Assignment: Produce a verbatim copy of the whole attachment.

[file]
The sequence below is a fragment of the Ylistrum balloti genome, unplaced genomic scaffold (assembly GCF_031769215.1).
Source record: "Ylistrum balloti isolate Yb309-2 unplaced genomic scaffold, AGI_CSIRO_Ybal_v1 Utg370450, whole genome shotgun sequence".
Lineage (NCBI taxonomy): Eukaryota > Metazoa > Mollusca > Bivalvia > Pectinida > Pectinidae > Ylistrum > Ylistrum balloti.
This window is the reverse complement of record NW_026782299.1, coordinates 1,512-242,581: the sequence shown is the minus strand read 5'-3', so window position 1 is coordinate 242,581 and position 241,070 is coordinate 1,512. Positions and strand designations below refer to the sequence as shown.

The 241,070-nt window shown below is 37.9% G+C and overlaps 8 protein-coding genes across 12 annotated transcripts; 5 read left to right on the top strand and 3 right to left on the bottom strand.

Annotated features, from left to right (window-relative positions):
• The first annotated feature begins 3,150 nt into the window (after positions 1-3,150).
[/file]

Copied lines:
The sequence below is a fragment of the Ylistrum balloti genome, unplaced genomic scaffold (assembly GCF_031769215.1).
Source record: "Ylistrum balloti isolate Yb309-2 unplaced genomic scaffold, AGI_CSIRO_Ybal_v1 Utg370450, whole genome shotgun sequence".
Lineage (NCBI taxonomy): Eukaryota > Metazoa > Mollusca > Bivalvia > Pectinida > Pectinidae > Ylistrum > Ylistrum balloti.
This window is the reverse complement of record NW_026782299.1, coordinates 1,512-242,581: the sequence shown is the minus strand read 5'-3', so window position 1 is coordinate 242,581 and position 241,070 is coordinate 1,512. Positions and strand designations below refer to the sequence as shown.

The 241,070-nt window shown below is 37.9% G+C and overlaps 8 protein-coding genes across 12 annotated transcripts; 5 read left to right on the top strand and 3 right to left on the bottom strand.

Annotated features, from left to right (window-relative positions):
• The first annotated feature begins 3,150 nt into the window (after positions 1-3,150).